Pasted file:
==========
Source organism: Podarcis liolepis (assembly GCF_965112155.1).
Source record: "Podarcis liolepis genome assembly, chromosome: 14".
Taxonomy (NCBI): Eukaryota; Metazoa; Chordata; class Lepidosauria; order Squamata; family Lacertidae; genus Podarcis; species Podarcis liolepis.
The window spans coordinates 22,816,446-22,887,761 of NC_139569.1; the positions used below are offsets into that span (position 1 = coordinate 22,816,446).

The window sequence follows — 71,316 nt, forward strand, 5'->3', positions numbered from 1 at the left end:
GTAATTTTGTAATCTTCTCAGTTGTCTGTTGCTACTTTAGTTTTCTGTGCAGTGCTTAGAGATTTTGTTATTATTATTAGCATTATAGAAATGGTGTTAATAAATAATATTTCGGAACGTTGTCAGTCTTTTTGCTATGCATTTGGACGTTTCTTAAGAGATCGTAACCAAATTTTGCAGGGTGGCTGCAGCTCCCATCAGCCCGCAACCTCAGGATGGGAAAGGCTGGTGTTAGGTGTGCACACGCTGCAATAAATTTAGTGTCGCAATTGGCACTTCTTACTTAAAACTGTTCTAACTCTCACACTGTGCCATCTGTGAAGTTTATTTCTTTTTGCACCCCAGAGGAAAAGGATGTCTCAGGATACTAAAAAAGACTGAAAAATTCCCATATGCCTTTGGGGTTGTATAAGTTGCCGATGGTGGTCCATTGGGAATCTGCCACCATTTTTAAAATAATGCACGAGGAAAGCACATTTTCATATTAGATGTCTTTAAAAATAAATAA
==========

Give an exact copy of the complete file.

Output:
Source organism: Podarcis liolepis (assembly GCF_965112155.1).
Source record: "Podarcis liolepis genome assembly, chromosome: 14".
Taxonomy (NCBI): Eukaryota; Metazoa; Chordata; class Lepidosauria; order Squamata; family Lacertidae; genus Podarcis; species Podarcis liolepis.
The window spans coordinates 22,816,446-22,887,761 of NC_139569.1; the positions used below are offsets into that span (position 1 = coordinate 22,816,446).

The window sequence follows — 71,316 nt, forward strand, 5'->3', positions numbered from 1 at the left end:
GTAATTTTGTAATCTTCTCAGTTGTCTGTTGCTACTTTAGTTTTCTGTGCAGTGCTTAGAGATTTTGTTATTATTATTAGCATTATAGAAATGGTGTTAATAAATAATATTTCGGAACGTTGTCAGTCTTTTTGCTATGCATTTGGACGTTTCTTAAGAGATCGTAACCAAATTTTGCAGGGTGGCTGCAGCTCCCATCAGCCCGCAACCTCAGGATGGGAAAGGCTGGTGTTAGGTGTGCACACGCTGCAATAAATTTAGTGTCGCAATTGGCACTTCTTACTTAAAACTGTTCTAACTCTCACACTGTGCCATCTGTGAAGTTTATTTCTTTTTGCACCCCAGAGGAAAAGGATGTCTCAGGATACTAAAAAAGACTGAAAAATTCCCATATGCCTTTGGGGTTGTATAAGTTGCCGATGGTGGTCCATTGGGAATCTGCCACCATTTTTAAAATAATGCACGAGGAAAGCACATTTTCATATTAGATGTCTTTAAAAATAAATAA